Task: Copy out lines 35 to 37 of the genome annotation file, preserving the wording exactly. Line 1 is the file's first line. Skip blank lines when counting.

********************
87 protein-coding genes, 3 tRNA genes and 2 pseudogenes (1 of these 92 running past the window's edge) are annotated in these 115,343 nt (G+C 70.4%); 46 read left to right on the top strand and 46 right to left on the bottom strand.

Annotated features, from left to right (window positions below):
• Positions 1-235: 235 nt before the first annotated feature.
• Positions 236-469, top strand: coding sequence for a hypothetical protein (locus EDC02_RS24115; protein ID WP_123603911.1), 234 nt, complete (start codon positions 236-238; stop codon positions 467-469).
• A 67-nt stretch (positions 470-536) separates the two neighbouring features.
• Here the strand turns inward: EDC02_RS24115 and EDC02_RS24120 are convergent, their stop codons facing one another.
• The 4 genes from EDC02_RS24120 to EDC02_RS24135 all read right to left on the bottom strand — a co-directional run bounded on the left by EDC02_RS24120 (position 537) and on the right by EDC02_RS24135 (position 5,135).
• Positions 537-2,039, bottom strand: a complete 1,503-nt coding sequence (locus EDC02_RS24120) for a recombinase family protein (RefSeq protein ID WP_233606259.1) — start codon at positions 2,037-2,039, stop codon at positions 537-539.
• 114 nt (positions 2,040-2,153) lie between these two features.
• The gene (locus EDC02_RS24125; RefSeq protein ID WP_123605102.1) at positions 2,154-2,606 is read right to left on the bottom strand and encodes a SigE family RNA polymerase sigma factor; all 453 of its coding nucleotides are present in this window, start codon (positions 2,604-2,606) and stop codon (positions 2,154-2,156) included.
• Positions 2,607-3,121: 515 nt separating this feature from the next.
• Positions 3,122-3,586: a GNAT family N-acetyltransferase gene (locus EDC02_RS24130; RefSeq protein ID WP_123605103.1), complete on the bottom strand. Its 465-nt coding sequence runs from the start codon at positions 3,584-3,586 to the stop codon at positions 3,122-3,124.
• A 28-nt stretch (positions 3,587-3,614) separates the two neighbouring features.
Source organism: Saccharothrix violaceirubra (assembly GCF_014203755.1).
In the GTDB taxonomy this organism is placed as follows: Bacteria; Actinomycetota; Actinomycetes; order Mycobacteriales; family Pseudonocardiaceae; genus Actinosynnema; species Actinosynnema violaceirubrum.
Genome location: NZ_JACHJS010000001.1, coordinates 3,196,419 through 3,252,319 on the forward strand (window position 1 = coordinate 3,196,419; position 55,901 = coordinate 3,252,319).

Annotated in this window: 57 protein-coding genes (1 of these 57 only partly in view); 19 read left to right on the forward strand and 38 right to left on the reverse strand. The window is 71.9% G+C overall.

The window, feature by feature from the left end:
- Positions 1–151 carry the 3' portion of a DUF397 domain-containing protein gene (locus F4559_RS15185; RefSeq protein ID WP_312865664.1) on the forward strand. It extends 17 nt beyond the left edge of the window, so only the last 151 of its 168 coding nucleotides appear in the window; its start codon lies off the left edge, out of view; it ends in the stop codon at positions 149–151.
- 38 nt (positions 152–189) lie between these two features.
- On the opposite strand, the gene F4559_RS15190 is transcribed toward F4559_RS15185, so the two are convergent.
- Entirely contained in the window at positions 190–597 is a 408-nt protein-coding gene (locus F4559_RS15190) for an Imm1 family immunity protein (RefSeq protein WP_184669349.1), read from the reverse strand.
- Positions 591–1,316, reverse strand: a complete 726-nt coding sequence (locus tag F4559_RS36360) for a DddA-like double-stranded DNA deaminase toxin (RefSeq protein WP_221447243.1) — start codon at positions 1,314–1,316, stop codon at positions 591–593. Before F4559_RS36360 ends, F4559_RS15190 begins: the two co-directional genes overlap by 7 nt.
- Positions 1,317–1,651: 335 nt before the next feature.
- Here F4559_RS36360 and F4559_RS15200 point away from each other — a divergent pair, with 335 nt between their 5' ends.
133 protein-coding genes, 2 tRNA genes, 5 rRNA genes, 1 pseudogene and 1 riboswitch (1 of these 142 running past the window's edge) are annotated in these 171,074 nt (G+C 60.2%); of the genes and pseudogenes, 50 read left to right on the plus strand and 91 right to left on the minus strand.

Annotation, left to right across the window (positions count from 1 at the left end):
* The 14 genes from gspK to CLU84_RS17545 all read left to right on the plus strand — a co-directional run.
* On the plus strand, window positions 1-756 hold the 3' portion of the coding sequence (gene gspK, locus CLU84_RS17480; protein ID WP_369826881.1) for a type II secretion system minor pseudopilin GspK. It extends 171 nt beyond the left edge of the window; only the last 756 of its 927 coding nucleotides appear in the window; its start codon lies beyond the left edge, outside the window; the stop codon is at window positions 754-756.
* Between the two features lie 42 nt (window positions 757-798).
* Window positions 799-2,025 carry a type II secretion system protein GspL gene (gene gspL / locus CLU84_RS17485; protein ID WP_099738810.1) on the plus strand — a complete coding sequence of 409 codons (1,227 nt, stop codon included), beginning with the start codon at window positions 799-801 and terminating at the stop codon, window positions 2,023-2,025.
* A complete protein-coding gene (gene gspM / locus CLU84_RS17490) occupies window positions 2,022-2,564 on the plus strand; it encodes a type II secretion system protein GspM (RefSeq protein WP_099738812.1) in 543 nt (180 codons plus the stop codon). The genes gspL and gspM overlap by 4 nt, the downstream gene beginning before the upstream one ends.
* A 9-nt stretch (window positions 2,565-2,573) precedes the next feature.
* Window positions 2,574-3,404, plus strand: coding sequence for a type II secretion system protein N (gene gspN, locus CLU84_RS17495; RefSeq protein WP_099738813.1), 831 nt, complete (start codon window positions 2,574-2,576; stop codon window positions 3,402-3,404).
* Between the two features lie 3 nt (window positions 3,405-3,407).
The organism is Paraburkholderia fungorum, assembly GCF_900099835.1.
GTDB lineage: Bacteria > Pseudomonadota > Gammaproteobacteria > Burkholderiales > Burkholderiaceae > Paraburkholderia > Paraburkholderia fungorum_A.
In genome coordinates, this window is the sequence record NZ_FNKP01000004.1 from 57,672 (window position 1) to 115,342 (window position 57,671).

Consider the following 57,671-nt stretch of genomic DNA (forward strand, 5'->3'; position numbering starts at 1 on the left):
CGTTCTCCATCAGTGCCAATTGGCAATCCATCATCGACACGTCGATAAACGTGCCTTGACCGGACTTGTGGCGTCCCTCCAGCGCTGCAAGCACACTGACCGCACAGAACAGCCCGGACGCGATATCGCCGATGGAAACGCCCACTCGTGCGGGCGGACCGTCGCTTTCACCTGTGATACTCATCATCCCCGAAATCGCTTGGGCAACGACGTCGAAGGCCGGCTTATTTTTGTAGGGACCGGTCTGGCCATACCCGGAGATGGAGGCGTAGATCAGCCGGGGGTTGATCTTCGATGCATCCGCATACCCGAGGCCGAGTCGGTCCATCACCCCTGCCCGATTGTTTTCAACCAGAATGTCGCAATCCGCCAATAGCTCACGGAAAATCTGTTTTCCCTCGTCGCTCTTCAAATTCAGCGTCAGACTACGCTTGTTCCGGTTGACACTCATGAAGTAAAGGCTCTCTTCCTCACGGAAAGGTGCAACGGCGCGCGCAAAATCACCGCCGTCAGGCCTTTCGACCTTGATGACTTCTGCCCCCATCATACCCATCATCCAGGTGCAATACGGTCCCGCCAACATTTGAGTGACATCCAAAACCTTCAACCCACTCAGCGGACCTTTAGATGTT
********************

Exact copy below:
* Between the two features lie 3 nt (window positions 3,405-3,407).
The organism is Paraburkholderia fungorum, assembly GCF_900099835.1.
GTDB lineage: Bacteria > Pseudomonadota > Gammaproteobacteria > Burkholderiales > Burkholderiaceae > Paraburkholderia > Paraburkholderia fungorum_A.